Supes Watmaugh decision draws flak
THE COUNTY’S Board of Supervisors, instead of the Planning Commission, will conduct the EIR review hearing on the Watmaugh Bridge.
In a procedural move, the Sonoma County Board of Supervisors last week took original jurisdiction over the Watmaugh Bridge project environmental impact report.
This means the Supervisors, instead of the county’s planning commission, will conduct a hearing on the environmental review, tentatively at its meeting on Tuesday, Oct. 16.
The Watmaugh Bridge, spanning Sonoma Creek southwest of city limits, has been rated as structurally insufficient and in danger of collapsing in a large flood or earthquake.
But the supervisors’ assumption of jurisdiction over the EIR didn’t resonate well with bridge supporters.
In July, the Supervisors awarded a $500,000 contract for design work on the bridge to replace the 80-plus-year-old structure that has a sufficiency rating of 4 out of a possible 100. The Mississippi River bridge that collapsed in Minneapolis five years ago, as an example, had a sufficiency rating of 50.
First District Supervisor Valerie Brown requested the Supervisors take original jurisdiction over the EIR to expedite the process so the county doesn’t lose any funding for the bridge.
Brown said the full board is the “perfect avenue” to review the pros and cons of the project.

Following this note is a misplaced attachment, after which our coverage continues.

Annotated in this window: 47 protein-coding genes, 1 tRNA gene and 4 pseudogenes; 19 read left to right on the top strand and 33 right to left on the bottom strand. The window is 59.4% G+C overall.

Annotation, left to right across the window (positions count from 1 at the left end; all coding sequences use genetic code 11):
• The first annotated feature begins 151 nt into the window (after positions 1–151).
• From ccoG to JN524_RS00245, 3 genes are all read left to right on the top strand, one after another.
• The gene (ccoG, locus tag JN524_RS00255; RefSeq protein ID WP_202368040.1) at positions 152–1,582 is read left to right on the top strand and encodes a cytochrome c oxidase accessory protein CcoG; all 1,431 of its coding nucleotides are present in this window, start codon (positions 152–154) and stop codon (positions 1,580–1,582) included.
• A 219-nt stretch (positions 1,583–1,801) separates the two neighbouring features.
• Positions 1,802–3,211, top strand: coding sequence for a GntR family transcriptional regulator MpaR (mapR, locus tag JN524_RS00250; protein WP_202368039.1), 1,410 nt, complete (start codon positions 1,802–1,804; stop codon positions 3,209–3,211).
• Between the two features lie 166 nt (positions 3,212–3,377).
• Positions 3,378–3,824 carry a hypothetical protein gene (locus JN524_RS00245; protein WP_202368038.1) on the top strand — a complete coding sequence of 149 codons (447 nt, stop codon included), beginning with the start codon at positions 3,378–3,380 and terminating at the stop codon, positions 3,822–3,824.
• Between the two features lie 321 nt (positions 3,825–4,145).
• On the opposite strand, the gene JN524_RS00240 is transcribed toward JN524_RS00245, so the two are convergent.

“We’re going to give this a full public hearing,” Brown said. “No one will be denied their public process. They can comment, write letters and ask for further information.”
The county has been conducting hearings and meetings on the bridge since May 2010.
“We’ve looked at all aspects of the project,” Brown said. “We’re boxed into a corner.”
The county’s Public Works and Transportation Department originally proposed replacing the 22-foot-wide bridge that has no pedestrian or bike lanes with one that was 40-feet-wide. But local residents raised a hue and cry that made Public Works back down from its original proposal.
The proposed bridge now would be 32-feet-wide with two 11-foot-wide traffic lanes and two five-foot-pedestrian/bike lanes.
Public Works also proposed using the existing trusses on the bridge – but as an ornamental element not a structural one.
“The bottom line, is that we’re going to have to replace that bridge. We know what Caltrans has told us about retrofitting,” she said. “I believe we’ve dotted all our ‘is’ and crossed all our ‘ts.’”
But Nancy Simpson, a bridge preservation proponent, said she’s curious how and why Napa County could save its historic stone bridges but Sonoma County doesn’t appear to be interested.
“Why could Napa County work with Caltrans, Napa Public Works (to) restore the bridges with state and federal money but we can’t,” she asked.
Calling what has happened to the Watmaugh Bridge, “demolition by neglect,” she said historic preservation doesn’t mean letting it stand without maintenance or upkeep.
“A new bridge negates the historical significance,” she said. “I don’t think (county) staff understands the preservation of historic structures in the county.”
She felt the Supervisors had already made a decision on the motion to return the EIR review to the Supervisors because the action was on the consent calendar, which is usually given perfunctory approval.
But Brown said it was a procedural move and that other Supervisors have done the same thing.
“I’m frustrated,” Simpson said. “I don’t think it’s too much to ask of our elected officials to be creative. If they can do it all over the country, why not here?”
Brown sees the bridge replacement as a safety issue.
“We’ve been going through this process for a long time,” she said. “Safety is the highest priority.”